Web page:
5.11 If mediation or recommendations to make changes fails, a report will be submitted to the Director responsible for complaints.
5.12 If the Board accepts a report that the member concerned is not in breach of the CoP, the Director in charge of NLA complaints will write to the member informing them that no further action will be taken.
5.13 If the Board of the NLA accepts a report that the member concerned is in breach of the CoP, the Director in charge of complaints will write to the member concerned informing them of the Board's conclusion and the proposed remedy. The remedies may include:
5.13.1 Recommending that the landlord completes development within the NLA relating to the nature of the complaint.
5.13.2 Advising the landlord (and/or tenant) in writing of the NLA’s recommendation of good practice to adopt in the future relating to the issues raised in the complaint.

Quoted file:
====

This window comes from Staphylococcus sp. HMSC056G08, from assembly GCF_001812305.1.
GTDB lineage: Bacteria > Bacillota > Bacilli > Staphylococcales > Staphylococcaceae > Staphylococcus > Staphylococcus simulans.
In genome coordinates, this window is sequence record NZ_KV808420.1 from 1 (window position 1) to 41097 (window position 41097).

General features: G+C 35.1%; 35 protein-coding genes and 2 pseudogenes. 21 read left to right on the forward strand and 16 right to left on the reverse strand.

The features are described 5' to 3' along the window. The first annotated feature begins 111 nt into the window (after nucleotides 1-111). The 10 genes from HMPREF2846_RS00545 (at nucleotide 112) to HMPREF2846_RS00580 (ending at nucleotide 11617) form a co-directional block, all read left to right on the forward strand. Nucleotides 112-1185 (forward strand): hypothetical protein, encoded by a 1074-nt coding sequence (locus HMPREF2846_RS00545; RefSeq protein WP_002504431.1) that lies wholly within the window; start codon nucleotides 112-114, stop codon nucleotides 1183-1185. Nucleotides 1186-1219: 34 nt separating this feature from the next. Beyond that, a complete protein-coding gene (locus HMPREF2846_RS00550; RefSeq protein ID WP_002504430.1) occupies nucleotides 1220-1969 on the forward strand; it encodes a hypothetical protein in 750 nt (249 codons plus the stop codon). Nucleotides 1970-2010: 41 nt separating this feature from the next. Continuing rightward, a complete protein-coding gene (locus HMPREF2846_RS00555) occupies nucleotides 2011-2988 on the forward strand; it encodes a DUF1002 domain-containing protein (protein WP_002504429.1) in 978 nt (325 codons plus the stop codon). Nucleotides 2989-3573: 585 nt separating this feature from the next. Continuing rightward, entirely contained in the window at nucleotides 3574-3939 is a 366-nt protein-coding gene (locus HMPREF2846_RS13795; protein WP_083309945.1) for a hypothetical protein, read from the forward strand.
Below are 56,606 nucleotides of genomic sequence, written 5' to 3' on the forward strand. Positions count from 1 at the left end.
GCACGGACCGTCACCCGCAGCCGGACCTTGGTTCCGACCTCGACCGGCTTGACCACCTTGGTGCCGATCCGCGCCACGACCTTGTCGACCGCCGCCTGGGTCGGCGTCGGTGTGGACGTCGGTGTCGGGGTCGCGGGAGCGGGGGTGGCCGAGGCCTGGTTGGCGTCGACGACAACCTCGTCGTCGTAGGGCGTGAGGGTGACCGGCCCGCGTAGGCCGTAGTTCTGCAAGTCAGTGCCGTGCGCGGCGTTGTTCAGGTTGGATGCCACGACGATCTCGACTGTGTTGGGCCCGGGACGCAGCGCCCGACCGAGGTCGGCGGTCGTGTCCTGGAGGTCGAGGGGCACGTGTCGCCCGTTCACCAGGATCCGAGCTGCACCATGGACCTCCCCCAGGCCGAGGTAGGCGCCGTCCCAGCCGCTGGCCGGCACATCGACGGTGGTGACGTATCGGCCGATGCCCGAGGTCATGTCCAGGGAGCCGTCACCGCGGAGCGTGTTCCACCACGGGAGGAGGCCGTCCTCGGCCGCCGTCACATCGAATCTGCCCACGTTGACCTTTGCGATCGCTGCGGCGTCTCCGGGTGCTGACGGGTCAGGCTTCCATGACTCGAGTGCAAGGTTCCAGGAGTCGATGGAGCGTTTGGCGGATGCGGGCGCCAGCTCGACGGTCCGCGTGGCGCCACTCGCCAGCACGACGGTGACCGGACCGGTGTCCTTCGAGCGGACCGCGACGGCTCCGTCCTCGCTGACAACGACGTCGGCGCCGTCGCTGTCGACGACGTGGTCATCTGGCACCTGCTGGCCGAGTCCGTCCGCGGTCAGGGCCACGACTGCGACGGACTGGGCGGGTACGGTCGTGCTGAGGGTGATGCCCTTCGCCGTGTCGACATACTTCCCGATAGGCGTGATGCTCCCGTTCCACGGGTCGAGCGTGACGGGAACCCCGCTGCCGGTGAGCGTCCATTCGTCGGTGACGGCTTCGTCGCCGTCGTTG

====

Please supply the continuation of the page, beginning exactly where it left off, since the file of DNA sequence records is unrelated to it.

5.13.3 All recommendations will be made following consultation with the director in charge of complaints.
5.13.4 If such recommendations are made the Board reserves the right to review the case within 3 months of the decision to ensure recommendations have been adopted. If it is found that this is not the case the matter will be referred back to the Board.
5.14 If the Board accepts a report that a member has breached the CoP and decides that the breach is of sufficient gravity to warrant exclusion from membership of the NLA, the Director in charge of NLA complaints will write to the member concerned advising them that the Board is 'minded to' exclude them from membership. In this situation, the following procedure will apply: